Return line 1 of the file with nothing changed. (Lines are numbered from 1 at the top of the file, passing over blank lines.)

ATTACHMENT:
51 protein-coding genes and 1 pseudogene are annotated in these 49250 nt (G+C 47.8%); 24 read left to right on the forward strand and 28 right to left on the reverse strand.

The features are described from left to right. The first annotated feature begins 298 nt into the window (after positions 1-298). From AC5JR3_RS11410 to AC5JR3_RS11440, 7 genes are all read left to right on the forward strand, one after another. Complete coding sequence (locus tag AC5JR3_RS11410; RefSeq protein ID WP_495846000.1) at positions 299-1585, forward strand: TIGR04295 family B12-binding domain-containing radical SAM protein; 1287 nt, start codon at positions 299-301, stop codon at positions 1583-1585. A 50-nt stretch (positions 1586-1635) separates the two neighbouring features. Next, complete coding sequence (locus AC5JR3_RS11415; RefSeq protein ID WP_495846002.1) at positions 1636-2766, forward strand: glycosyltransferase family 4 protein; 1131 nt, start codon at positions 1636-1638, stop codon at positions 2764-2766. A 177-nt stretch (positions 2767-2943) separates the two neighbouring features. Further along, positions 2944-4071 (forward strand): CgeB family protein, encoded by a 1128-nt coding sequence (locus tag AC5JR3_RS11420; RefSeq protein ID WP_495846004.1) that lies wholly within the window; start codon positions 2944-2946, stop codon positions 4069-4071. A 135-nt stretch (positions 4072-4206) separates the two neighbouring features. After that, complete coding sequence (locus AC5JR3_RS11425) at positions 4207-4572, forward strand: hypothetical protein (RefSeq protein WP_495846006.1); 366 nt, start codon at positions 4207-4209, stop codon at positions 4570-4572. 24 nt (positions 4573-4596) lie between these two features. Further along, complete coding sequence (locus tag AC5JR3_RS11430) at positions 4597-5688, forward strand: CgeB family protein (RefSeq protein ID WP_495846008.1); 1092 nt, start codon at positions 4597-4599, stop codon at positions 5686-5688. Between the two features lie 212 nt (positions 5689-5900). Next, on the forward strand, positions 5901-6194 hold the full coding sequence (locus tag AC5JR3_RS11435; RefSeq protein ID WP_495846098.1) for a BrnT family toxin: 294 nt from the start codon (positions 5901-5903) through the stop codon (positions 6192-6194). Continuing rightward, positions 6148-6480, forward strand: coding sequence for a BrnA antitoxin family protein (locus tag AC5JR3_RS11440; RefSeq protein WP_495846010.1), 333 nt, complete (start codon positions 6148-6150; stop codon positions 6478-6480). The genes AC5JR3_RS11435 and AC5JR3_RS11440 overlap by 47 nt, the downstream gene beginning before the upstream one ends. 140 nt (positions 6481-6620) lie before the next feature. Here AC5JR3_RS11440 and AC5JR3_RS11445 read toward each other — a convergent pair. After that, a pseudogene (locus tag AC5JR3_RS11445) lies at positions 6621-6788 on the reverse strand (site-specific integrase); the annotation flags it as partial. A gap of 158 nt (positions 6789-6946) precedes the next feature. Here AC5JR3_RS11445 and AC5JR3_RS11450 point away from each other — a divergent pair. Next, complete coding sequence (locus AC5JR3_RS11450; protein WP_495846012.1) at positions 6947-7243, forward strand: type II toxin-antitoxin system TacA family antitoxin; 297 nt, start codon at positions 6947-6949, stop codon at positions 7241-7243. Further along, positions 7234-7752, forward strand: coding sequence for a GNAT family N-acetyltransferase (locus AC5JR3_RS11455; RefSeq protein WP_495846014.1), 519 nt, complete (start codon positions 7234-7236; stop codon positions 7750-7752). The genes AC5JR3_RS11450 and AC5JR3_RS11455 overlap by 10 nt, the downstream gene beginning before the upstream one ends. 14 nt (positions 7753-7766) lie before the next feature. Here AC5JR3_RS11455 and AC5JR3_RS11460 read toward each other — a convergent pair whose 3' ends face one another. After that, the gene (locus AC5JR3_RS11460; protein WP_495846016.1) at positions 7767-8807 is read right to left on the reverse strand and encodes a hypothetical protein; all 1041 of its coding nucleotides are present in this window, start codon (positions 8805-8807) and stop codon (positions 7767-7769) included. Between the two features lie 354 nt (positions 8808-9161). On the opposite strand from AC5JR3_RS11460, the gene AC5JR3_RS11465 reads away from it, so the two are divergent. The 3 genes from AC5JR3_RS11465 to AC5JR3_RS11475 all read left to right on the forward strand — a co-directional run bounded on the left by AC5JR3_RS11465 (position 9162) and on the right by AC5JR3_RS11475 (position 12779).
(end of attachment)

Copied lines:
51 protein-coding genes and 1 pseudogene are annotated in these 49250 nt (G+C 47.8%); 24 read left to right on the forward strand and 28 right to left on the reverse strand.